United States v. Scott, 437 U.S. 82 (1978)
U.S. Supreme CourtUnited States v. Scott, 437 U.S. 82 (1978)
United States v. Scott
Argued February 21, 1978
Decided June 14, 1978
437 U.S. 82
Respondent, indicted for federal drug offenses, moved before trial and twice during trial for dismissal of two counts of the indictment on the ground that his defense had been prejudiced by preindictment delay. At the close of all the evidence, the trial court granted respondent's motion. The Government sought to appeal the dismissals under 18 U.S.C. § 3731 (1976 ed.), which allows the United States to appeal from a district court's dismissal of an indictment except where the Double Jeopardy Clause of the Fifth Amendment prohibits further prosecution. The Court of Appeals, concluding that that Clause barred further prosecution, dismissed the appeal, relying on United States v. Jenkins, 420 U. S. 358. In that case the Court, following the principle underlying the Double Jeopardy Clause that the Government, with all its resources and power, should not be allowed to make repeated attempts to convict an individual for an alleged offense, held that, whether or not a dismissal of an indictment after jeopardy had attached amounted to an acquittal on the merits, the Government had no right to appeal, because
"further proceedings of some sort, devoted to the resolution of factual issues going to the elements of the offense charged, would have been required upon reversal and remand."
Held: Where a defendant himself seeks to have his trial terminated without any submission to either judge or jury as to his guilt or innocence, an appeal by the Government from his successful effort to do so does not offend the Double Jeopardy Clause, and hence is not barred by 18 U.S.C. § 3731 (1976 ed.). United States v. Jerkins, supra, overruled. Pp. 437 U. S. 87-101.
(a) The successful appeal of a judgment of conviction, except on the ground of insufficiency of the evidence to support the verdict, Burks v. United States, ante, 437 U. S. 1, does not bar further prosecution on the same charge. A judgment of acquittal, whether based on a jury verdict of not guilty or on a ruling by the court that the evidence is insufficient to convict, may not be appealed, and terminates the prosecution when a second trial would be necessitated by a reversal. Pp. 437 U. S. 87-92.
(b) Where no final determination of guilt or innocence has been made, a trial judge may declare a mistrial on the motion of the prosecution or
upon his own initiative only if "there is a manifest necessity for the act, or the ends of public justice would otherwise be defeated," United States v. Perez, 9 Wheat. 579, 22 U. S. 580, but where a defendant successfully seeks to avoid his trial prior to its conclusion by a motion for a mistrial, the Double Jeopardy Clause is not offended by a second prosecution. Such a motion by the defendant is deemed to be a deliberate election on his part to forgo his valued right to have his guilt or innocence determined by the first trier of fact. United States v. Dinitz, 424 U. S. 600, 424 U. S. 609. Pp. 437 U. S. 92-94.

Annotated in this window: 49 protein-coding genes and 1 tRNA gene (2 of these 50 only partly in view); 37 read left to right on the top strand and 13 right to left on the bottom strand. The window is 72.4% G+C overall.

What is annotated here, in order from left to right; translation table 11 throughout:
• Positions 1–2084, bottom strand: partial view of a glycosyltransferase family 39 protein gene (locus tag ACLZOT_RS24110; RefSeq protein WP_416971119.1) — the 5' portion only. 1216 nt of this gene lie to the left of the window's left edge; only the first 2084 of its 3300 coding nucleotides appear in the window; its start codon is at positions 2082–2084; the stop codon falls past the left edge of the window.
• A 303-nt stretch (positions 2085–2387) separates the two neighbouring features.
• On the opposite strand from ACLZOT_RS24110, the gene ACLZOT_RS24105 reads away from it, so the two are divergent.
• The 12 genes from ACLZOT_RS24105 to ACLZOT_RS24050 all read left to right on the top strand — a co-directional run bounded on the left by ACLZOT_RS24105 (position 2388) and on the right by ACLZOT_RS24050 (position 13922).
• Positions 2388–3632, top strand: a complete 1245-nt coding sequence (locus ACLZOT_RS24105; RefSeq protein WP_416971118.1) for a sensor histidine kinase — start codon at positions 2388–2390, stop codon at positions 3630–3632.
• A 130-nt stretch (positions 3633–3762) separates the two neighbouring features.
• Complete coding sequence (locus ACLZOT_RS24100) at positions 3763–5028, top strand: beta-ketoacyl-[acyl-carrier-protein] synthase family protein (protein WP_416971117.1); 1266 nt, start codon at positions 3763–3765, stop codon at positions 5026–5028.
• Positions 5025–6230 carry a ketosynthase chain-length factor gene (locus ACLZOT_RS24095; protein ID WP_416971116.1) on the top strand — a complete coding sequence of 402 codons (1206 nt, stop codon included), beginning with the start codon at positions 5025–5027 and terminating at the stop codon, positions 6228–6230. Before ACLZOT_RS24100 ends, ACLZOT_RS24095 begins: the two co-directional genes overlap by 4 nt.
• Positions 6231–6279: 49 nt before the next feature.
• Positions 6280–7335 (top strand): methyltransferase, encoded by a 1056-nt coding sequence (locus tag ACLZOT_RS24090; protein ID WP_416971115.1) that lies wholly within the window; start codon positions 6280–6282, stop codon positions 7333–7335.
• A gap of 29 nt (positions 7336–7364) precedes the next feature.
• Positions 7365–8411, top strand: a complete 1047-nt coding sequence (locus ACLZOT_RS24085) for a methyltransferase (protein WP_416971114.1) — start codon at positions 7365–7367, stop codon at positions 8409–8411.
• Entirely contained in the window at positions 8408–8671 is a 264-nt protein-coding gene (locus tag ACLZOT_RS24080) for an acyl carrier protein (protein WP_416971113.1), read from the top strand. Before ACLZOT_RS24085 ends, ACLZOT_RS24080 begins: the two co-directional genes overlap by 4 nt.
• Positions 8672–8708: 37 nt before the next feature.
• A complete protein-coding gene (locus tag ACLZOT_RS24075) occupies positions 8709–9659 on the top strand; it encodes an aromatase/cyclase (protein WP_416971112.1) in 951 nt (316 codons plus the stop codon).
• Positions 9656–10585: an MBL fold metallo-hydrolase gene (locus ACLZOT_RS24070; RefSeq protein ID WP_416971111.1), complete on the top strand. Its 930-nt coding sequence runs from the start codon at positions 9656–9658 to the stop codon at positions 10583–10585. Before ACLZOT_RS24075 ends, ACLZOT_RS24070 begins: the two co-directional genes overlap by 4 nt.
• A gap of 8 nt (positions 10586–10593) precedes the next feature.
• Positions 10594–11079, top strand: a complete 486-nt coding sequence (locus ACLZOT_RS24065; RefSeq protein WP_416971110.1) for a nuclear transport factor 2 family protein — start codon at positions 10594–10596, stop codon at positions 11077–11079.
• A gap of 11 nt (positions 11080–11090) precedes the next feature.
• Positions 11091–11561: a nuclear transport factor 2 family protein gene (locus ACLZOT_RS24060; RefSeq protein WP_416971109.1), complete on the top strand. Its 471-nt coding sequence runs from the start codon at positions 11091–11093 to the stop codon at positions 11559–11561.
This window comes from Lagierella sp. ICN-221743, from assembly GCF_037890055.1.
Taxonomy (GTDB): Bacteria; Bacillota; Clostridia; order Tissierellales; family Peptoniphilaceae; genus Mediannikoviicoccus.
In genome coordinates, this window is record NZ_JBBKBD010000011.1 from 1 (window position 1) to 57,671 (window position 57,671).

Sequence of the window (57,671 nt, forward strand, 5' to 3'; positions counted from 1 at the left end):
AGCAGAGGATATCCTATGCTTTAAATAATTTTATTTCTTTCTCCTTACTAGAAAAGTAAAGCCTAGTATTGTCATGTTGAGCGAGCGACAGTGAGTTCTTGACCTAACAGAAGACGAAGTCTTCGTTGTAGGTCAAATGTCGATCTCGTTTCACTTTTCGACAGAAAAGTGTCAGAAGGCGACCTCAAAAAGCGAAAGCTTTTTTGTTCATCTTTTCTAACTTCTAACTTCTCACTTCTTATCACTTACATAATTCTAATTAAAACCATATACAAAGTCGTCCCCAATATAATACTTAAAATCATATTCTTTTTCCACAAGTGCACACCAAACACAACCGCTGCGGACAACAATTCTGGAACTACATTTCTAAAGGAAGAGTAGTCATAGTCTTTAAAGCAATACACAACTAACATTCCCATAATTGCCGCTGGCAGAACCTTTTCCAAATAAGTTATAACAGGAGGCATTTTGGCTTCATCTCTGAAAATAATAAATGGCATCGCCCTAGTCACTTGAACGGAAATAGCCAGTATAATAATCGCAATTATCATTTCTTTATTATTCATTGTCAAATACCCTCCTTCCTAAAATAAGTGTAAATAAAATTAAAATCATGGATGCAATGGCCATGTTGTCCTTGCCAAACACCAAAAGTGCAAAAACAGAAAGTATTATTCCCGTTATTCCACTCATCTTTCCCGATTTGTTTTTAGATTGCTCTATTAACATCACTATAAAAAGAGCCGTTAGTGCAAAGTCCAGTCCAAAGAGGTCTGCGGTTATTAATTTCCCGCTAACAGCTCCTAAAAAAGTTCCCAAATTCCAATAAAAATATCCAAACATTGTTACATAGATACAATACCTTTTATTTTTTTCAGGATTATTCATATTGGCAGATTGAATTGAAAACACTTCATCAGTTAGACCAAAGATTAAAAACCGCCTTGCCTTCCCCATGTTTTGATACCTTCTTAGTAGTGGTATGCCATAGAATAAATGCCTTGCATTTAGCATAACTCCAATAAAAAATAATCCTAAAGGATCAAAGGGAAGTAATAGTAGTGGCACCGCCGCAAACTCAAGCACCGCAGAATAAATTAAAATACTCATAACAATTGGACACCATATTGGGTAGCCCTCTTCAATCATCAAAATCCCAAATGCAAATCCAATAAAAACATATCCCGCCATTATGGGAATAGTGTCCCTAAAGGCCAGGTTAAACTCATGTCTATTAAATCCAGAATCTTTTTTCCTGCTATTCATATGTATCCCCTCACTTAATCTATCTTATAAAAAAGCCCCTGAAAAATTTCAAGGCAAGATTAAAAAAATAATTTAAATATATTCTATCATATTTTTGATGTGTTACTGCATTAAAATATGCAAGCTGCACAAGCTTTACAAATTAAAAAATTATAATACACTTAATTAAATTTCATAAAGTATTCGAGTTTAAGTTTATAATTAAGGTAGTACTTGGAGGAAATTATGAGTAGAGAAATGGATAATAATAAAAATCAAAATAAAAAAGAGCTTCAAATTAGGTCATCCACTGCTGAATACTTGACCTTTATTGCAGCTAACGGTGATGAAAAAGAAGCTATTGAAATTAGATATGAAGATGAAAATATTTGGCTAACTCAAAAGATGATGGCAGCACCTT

(c) At least in some cases, the dismissal of an indictment after jeopardy has "attached" may be treated on the same basis as the declaration of a mistrial, even though a successful Government appeal would require further trial court proceedings leading to the factual resolution of the issue of guilt or innocence, see Lee v. United States, 432 U. S. 23; and the Court's growing experience with Government appeals calls for a reexamination of the rationale in Jenkins in light of Lee; United States v. Martin Linen Supply Co., 430 U. S. 564, and other recent expositions of the Double Jeopardy Clause. Pp. 437 U. S. 94-95.
(d) In a situation such as the instant one, where a defendant chooses to avoid conviction not because of his assertion that the Government has failed to make out a case against him, but because of a legal claim that the Government's case against him must fail even though it might satisfy the trier of fact that he was guilty beyond a reasonable doubt, the defendant, by deliberately choosing to seek termination of the trial, suffers no injury cognizable under the Double Jeopardy Clause if the Government is permitted to appeal from such a trial court ruling favoring the defendant. The Double Jeopardy Clause, which guards against Government oppression, does not relieve a defendant of the consequences of his voluntary choice. Pp. 437 U. S. 95-101. 544 F.2d 903, reversed and remanded.
REHNQUIST, J., delivered the opinion of the Court, in which BURGER, C.J., and STEWART, BLACKMUN, and POWELL, JJ., joined. BRENNAN, J., filed a dissenting opinion, in which WHITE, MARSHALL, and STEVENS, JJ., joined, post, p. 437 U. S. 101.